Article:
Tag Archives: advice

Bottle Bronze

Happy October! October is my favorite month of the entire year! Making it even more special is that my very good friend, LEH, is getting married next Saturday. I’m so honored to be a part of their wedding (guess which bridesmaid I am on her bridesmaids post!). I also think our bridesmaids dresses are super cute:

They do, however, show a lot of leg and arm. Which wouldn’t normally be a problem, except I am paler than pale. I’ve always been pale – save for a semester in college I spent tanning. My nickname in jr. high was Albino. I’ve learned to live with this – somewhat. However, I recently tried on the dress (to make sure it fit) and noticed it made my legs look grayish. Not pleasant. Time to hit the (self-tan) bottle.

I began using self-tanner in 7th grade, with mixed results. After one poor attempt, classmates started calling me Toasted Marshmallow. Clever. I’ve always used drug store brands (Loreal, Jergens, etc), but I’d heard good things about St. Tropez.

I purchased St. Tropez Bronzing Mousse from Sephora. It was $30 for this 4oz bottle. Definitely a splurge, but I’d heard good things and needed great results.



It’s definitely a mousse and is tinted so you can see where you’re putting it. The smell is so much better than most – more like aloe vera rather than chemicals. It dries incredibly fast. I can feel it on my skin, but it doesn’t feel sticky. In the product reviews, some people noted it rubbing off on their clothes, so I’m wearing shorts to be safe. So far I’ve just done my legs, in case it’s awful. I could always wear nylons at the wedding but can’t really do anything about stripy arms! I would recommend using mitts when applying, which I have never bothered with. I used bare hands and really had to scrub to get all the product off. I even used a body scrub to make sure I got it all!

And after:

[Ok, so here was where I was going to wow you with my golden legs]

The color was very subtle and when I took a shower Sunday morning, it almost all washed off! I had read that some of it would in reviews, but I thought I’d still have some color! [Note: I double checked this was a tanner and not a temporary bronzer]. Balls! I started this post on Saturday and have been so mad about it, I couldn’t finish this post until now. Hoping to try again tonight and possibly use less lotion beforehand.

Tomorrow night we’re going to Game 4 of the Cardinals/Phillies NLDS series! That should sufficiently distract me from my paleness 😉


Learn from my Experience

Our apartment was broken into in July. Everyone was ok, but all of our electronics and my jewelry box – including both of my grandmothers’ wedding rings – were stolen. I did have renter’s insurance, but I’ve learned a few lessons in the claims process. So to all you renters out there, I impart my hard-earned knowledge (I imagine this could also apply to homeowners, but never having owned a home or homeowners’ insurance, I really can’t say):

1) Have renter’s insurance. This is key, even if you think you live in a safe neighborhood with an alarm and a 2 ton guard dog, you could still have a fire or flood. Renter’s insurance is usually pretty cheap. Mine was $13 per month.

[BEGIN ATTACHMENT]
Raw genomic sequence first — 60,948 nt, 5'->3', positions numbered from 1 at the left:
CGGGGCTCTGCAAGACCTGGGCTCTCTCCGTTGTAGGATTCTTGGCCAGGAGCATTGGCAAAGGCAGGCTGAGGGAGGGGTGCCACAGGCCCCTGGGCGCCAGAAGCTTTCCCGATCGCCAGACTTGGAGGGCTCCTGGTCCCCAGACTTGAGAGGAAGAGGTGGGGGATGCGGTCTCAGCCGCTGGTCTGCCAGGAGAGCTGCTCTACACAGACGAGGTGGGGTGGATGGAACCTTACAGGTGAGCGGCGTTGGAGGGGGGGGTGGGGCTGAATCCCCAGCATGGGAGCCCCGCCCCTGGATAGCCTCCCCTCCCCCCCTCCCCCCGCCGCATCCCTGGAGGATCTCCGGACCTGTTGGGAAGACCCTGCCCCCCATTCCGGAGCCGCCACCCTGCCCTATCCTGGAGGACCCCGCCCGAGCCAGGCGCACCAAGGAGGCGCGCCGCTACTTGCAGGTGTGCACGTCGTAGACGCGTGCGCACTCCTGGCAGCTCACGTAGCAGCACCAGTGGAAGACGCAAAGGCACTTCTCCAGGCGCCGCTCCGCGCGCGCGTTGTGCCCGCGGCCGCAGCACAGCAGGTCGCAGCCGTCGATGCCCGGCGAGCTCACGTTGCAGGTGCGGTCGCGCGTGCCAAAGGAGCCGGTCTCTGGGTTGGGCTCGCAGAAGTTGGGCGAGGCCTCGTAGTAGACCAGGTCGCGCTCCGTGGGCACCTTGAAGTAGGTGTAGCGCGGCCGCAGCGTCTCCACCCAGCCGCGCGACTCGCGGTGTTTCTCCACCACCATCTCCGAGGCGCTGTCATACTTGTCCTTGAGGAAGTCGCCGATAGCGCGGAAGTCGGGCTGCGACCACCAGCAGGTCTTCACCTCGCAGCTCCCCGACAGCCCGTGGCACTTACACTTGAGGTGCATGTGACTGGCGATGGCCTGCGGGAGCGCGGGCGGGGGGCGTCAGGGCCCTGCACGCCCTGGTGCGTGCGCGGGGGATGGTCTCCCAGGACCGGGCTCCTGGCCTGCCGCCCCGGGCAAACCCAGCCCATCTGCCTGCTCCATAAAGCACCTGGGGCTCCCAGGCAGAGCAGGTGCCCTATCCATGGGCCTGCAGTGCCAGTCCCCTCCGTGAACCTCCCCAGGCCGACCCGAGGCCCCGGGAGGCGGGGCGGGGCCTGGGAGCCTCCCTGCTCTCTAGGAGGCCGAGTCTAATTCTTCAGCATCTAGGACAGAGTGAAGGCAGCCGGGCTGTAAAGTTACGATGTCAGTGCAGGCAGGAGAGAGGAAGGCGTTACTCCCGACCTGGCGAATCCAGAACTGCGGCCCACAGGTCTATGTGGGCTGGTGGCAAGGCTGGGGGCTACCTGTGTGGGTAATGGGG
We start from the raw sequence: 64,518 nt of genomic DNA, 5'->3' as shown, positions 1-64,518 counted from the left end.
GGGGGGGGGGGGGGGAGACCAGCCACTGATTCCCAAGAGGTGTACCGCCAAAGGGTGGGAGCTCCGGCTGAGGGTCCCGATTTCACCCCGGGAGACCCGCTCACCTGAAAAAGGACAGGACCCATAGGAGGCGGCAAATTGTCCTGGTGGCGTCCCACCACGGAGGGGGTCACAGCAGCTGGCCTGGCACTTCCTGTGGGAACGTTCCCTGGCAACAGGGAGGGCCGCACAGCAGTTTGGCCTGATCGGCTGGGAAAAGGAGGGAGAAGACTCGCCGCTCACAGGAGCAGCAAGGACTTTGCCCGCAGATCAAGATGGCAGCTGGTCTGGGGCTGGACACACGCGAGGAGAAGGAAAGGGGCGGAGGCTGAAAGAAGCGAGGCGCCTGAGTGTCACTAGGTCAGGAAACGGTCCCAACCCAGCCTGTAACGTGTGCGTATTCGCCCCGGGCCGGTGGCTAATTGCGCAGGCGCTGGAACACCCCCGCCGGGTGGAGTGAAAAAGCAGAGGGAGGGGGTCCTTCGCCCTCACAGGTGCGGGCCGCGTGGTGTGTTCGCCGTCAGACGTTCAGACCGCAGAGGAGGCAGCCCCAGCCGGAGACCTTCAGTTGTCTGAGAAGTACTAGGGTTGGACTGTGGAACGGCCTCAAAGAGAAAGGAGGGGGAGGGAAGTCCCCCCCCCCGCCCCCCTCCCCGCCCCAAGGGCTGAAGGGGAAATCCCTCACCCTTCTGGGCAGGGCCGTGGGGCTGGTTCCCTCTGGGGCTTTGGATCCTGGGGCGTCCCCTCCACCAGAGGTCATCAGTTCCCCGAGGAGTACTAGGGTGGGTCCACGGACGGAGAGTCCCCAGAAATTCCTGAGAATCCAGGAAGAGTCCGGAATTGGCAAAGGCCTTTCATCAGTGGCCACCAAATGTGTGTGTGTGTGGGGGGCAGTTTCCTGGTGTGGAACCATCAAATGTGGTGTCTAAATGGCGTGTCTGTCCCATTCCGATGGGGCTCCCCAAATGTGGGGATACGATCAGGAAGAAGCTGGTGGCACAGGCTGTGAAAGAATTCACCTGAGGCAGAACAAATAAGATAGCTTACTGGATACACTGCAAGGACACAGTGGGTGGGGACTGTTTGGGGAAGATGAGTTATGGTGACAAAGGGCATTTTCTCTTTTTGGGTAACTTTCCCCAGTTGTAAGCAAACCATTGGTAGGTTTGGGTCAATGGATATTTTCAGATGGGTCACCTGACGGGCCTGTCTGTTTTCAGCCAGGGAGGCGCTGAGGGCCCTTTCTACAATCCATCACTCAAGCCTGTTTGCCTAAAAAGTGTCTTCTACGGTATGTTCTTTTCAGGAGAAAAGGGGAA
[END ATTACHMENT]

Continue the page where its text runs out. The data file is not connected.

2) Spend the extra money on replacement coverage (which I did not). Otherwise, your insurance company will take their low-balled value of your items and subtract depreciation (probably about 30%, depending on your items).

3) If you live with someone to whom you are not married, you should each have renter’s insurance or be sure your roommate/live-in partner’s stuff is covered under your policy. Preferably, get this assurance in writing from your insurance company. Do not take your agent’s word that “they can’t technically prove whose stuff belongs to whom” for granted. Unless you really don’t care about your roommate’s possessions…

4) If you own something particularly expensive or priceless (i.e. jewelry, antiques, family heirlooms) get it appraised and specifically added to your policy.

5) Keep detailed records of everything you own that you may need to claim. Ideally, you should have:

  • Receipt
  • Picture of the item, including a picture of the serial number or other identifying information (e.g. engraving on jewelry)
  • Owner’s manual or other documentation of the item (i.e. model number, brand, etc – the receipt may not identify this)
When making a claim, you will need to provide documentation of your asset. You probably won’t need everything I listed, but the more support you have, the better. The serial numbers can also be helpful to have if the police ever find your item. Final tip on documentation:
  • Store your electronic documentation (pictures, word files with descriptions, etc.) on a cloud service – Shutterfly, google docs, facebook (you can make them private to you only). This way, if your computer gets stolen/your house burns down, you could still access your documentation.
It may seem a little paranoid, or you may feel like nothing will every happen to your stuff, but with a little preparation you will have one less thing to stress about if something bad does happen. Stay safe out there, friends!